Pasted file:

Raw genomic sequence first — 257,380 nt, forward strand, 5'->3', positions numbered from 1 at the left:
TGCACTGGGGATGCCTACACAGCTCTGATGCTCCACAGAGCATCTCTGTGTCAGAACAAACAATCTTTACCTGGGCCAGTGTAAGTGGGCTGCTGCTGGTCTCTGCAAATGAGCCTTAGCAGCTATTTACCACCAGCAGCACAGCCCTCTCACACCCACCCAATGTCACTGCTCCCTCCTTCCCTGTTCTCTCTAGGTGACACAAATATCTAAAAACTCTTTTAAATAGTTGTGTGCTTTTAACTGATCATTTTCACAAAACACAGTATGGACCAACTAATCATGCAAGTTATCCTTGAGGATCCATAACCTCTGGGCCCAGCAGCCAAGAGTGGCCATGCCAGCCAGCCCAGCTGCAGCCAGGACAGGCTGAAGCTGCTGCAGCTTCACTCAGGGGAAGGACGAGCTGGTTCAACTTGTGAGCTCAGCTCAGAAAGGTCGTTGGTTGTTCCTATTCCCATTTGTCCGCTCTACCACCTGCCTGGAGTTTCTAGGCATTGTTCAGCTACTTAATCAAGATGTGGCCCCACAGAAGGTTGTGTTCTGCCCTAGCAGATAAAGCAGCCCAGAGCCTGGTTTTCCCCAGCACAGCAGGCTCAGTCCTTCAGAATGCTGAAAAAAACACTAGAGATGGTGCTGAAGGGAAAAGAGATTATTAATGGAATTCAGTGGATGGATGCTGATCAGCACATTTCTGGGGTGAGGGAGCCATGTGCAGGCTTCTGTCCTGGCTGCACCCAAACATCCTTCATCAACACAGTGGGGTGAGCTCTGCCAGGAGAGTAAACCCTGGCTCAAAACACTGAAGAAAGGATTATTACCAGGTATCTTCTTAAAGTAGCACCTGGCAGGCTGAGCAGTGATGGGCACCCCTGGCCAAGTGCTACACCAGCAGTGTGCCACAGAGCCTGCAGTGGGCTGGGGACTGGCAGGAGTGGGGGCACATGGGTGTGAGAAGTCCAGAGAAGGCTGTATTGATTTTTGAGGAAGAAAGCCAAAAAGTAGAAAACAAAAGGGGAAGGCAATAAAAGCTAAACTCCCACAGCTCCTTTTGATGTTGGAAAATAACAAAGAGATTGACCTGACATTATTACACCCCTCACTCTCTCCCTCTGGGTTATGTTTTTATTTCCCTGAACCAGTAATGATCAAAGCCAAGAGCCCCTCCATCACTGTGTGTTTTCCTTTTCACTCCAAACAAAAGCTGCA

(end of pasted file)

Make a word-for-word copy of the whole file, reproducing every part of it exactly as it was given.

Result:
Raw genomic sequence first — 257,380 nt, forward strand, 5'->3', positions numbered from 1 at the left:
TGCACTGGGGATGCCTACACAGCTCTGATGCTCCACAGAGCATCTCTGTGTCAGAACAAACAATCTTTACCTGGGCCAGTGTAAGTGGGCTGCTGCTGGTCTCTGCAAATGAGCCTTAGCAGCTATTTACCACCAGCAGCACAGCCCTCTCACACCCACCCAATGTCACTGCTCCCTCCTTCCCTGTTCTCTCTAGGTGACACAAATATCTAAAAACTCTTTTAAATAGTTGTGTGCTTTTAACTGATCATTTTCACAAAACACAGTATGGACCAACTAATCATGCAAGTTATCCTTGAGGATCCATAACCTCTGGGCCCAGCAGCCAAGAGTGGCCATGCCAGCCAGCCCAGCTGCAGCCAGGACAGGCTGAAGCTGCTGCAGCTTCACTCAGGGGAAGGACGAGCTGGTTCAACTTGTGAGCTCAGCTCAGAAAGGTCGTTGGTTGTTCCTATTCCCATTTGTCCGCTCTACCACCTGCCTGGAGTTTCTAGGCATTGTTCAGCTACTTAATCAAGATGTGGCCCCACAGAAGGTTGTGTTCTGCCCTAGCAGATAAAGCAGCCCAGAGCCTGGTTTTCCCCAGCACAGCAGGCTCAGTCCTTCAGAATGCTGAAAAAAACACTAGAGATGGTGCTGAAGGGAAAAGAGATTATTAATGGAATTCAGTGGATGGATGCTGATCAGCACATTTCTGGGGTGAGGGAGCCATGTGCAGGCTTCTGTCCTGGCTGCACCCAAACATCCTTCATCAACACAGTGGGGTGAGCTCTGCCAGGAGAGTAAACCCTGGCTCAAAACACTGAAGAAAGGATTATTACCAGGTATCTTCTTAAAGTAGCACCTGGCAGGCTGAGCAGTGATGGGCACCCCTGGCCAAGTGCTACACCAGCAGTGTGCCACAGAGCCTGCAGTGGGCTGGGGACTGGCAGGAGTGGGGGCACATGGGTGTGAGAAGTCCAGAGAAGGCTGTATTGATTTTTGAGGAAGAAAGCCAAAAAGTAGAAAACAAAAGGGGAAGGCAATAAAAGCTAAACTCCCACAGCTCCTTTTGATGTTGGAAAATAACAAAGAGATTGACCTGACATTATTACACCCCTCACTCTCTCCCTCTGGGTTATGTTTTTATTTCCCTGAACCAGTAATGATCAAAGCCAAGAGCCCCTCCATCACTGTGTGTTTTCCTTTTCACTCCAAACAAAAGCTGCA